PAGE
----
Why string interpolation?

With all this talk of raw strings and string interpolation improvements, I can't help but ask this. Please don't throw stones. Why does Swift have string interpolation at all, rather than say a type of "string concatenation". (Yes, I know Swift supports the + operator for two strings, but I am talking something like this:

extension String {
    public static func || (lhs: String, rhs: Any) -> String {
        return lhs + String(describing: rhs)

let myField = "test"

let s1 = "Name:\u{0009}myField\nvalue:\t\"\(myField)\""
let s2 = "Name:"||"\u{0009}"||"myField"||"\n"||"value:"||"\t\""||myField||"\""
print("s1 == s2: " + String(s1 == s2))

With some new style of "escape characters", such as \u{#####} for Unicode and \{c} for "C-ish style" escape values, s2 could be something like this:


I personally find this to be more readable, at the expense of being a bit more verbose than string interpolation. With spaces between the concat operator it's even more readable.

"Name:" || \u{0009} || "myField" || \{n} || "value:" || \{t"} || myField || \{"}

I guess it doesn't truly resolve the need for raw strings, but it just got me wondering.

No, I don't expect Swift to be changed at this point! But I would be interested in the answer to my question above.

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At a technical level, it's important that we recognize interpolations early—before we need to resolve operator overloads—and treat them specially. The type checker slows down and, eventually, errors out if an expression is too complex; if it didn't recognize interpolations and handle them specially, it wouldn't be able to handle more than a handful of interpolations in a single literal.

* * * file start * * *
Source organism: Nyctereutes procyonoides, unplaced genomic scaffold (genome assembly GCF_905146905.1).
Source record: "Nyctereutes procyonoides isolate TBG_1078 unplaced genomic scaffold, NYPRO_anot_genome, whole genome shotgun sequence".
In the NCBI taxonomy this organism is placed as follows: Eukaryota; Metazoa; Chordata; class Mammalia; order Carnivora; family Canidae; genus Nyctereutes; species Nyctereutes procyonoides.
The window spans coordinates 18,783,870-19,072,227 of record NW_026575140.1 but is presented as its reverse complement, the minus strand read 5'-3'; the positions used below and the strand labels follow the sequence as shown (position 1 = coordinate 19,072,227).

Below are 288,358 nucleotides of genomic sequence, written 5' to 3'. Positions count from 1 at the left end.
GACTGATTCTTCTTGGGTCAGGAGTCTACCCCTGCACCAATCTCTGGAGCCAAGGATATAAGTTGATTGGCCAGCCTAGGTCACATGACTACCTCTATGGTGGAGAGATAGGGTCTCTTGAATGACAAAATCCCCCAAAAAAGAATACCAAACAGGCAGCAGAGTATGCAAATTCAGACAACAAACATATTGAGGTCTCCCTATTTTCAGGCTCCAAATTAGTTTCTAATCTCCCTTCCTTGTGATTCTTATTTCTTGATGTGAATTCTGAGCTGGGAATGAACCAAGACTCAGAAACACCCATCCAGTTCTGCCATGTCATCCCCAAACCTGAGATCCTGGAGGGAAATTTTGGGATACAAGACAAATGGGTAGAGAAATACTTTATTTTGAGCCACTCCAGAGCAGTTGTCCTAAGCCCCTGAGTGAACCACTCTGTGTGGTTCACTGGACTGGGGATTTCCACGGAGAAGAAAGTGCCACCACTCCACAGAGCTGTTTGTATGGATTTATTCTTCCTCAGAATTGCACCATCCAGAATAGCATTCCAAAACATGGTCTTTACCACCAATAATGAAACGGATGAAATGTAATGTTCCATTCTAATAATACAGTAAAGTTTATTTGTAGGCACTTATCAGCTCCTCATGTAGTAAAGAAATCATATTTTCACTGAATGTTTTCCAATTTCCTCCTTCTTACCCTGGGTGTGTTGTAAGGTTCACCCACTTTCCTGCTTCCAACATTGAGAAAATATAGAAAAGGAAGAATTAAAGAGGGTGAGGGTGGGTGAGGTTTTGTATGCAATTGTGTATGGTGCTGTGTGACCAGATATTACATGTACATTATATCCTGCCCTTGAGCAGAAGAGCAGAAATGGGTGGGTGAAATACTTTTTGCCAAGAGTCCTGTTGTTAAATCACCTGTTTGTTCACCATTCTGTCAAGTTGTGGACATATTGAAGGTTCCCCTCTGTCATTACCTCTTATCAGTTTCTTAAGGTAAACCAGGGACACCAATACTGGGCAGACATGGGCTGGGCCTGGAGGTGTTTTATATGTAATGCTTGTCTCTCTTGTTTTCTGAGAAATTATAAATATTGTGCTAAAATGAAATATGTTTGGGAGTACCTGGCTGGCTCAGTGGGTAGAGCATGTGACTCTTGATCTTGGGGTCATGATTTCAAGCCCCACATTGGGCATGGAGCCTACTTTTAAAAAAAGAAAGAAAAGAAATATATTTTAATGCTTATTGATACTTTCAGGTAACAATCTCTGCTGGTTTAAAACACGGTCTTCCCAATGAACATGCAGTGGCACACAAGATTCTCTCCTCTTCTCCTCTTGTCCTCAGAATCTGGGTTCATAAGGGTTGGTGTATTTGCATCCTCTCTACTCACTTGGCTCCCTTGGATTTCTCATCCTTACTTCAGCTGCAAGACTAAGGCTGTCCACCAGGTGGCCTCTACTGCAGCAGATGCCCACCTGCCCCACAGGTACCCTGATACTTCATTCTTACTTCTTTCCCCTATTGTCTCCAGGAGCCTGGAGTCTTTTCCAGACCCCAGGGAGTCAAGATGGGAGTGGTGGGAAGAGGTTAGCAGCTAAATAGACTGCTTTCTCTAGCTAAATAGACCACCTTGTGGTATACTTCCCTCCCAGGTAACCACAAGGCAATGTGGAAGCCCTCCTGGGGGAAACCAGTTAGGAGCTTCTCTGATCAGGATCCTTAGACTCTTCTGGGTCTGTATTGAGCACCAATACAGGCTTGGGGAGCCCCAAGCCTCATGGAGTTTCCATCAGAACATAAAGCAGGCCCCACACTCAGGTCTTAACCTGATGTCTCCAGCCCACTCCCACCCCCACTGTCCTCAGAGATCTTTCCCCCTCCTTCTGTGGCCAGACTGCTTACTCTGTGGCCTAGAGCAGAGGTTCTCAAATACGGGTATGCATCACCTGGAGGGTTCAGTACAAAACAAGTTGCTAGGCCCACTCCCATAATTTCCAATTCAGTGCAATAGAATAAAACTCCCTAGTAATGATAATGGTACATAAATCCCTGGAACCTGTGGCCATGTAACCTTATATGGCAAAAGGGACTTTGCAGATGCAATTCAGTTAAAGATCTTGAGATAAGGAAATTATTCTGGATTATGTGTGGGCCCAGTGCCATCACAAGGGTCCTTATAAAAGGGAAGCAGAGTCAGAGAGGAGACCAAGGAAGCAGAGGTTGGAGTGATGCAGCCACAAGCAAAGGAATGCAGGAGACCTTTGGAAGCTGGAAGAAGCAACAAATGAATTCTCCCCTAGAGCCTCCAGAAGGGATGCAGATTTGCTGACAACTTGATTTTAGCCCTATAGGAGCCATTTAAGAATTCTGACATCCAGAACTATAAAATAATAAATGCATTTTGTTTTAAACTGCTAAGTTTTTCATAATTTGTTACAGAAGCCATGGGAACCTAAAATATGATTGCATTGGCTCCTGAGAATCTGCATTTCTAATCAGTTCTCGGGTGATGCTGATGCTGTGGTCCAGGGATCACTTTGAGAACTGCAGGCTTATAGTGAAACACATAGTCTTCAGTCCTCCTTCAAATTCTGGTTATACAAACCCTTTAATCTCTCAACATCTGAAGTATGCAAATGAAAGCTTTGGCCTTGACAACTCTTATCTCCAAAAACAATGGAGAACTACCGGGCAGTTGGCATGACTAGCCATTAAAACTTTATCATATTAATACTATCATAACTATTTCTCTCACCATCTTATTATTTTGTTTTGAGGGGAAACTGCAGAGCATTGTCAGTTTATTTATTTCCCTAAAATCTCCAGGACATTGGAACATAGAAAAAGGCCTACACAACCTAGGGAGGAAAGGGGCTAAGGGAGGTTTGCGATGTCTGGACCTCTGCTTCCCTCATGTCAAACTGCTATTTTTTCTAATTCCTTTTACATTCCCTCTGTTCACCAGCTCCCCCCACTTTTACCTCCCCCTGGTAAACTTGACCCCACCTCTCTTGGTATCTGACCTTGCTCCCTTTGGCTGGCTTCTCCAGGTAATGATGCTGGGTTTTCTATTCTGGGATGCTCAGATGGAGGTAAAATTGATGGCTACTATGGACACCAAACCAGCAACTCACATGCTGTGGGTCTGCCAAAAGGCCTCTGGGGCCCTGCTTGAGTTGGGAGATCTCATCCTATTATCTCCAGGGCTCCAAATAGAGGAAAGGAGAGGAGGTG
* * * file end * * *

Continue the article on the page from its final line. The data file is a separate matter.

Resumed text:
At a comprehension level, I find the dense punctuation in your example extremely unreadable. The difference between "||", "||, and ||" is very important, but easy to miss. In your example, the fact that the first "myField" is text but the second is an expression is super-important; how easy is it for you to tell that?

And at an aesthetic level, I find the s1 line to look much nicer than the s2 line. It looks like a string literal with some computed parts, not an expression which produces a string. And if you use a multiline string literal (which would work very poorly with your suggestion, by the way), it can be even nicer, an almost perfect picture of what you'll get at runtime:

let s3 = """
         Name:	myField
         value:	"\(myField)"

Thanks Brent.

I'll agree that the first example of s2 is pretty hard to read. I thought of giving an example of what it would be like with a judicious use of space characters, but since it wasn't my "final example" I decided not to. Anyway:

let s2 = "Name:" || "\u{0009}" || "myField" || "\n" || "value:" || "\t\"" || myField || "\""

To me that's pretty readable. And again, my final example with spaces and "new escapes" even more so (IMO).

Anyhow, your answer makes sense, and I think you for explaining it.

FWIW, my example is a strawman example; I just happened to use tabs and newline because I couldn't think of a better example. (Your solution doesn't use tabs, btw.) But I agree, my idea wouldn't work well (or at all) with multi-line strings. I had not even considered multi-line strings.

I will find the backslashes "smashed" against the literal text hard to read, but I suppose I'll get used to it.
Thanks again!

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It does, but it uses the tab character directly instead of the \t escape.

Very sneaky!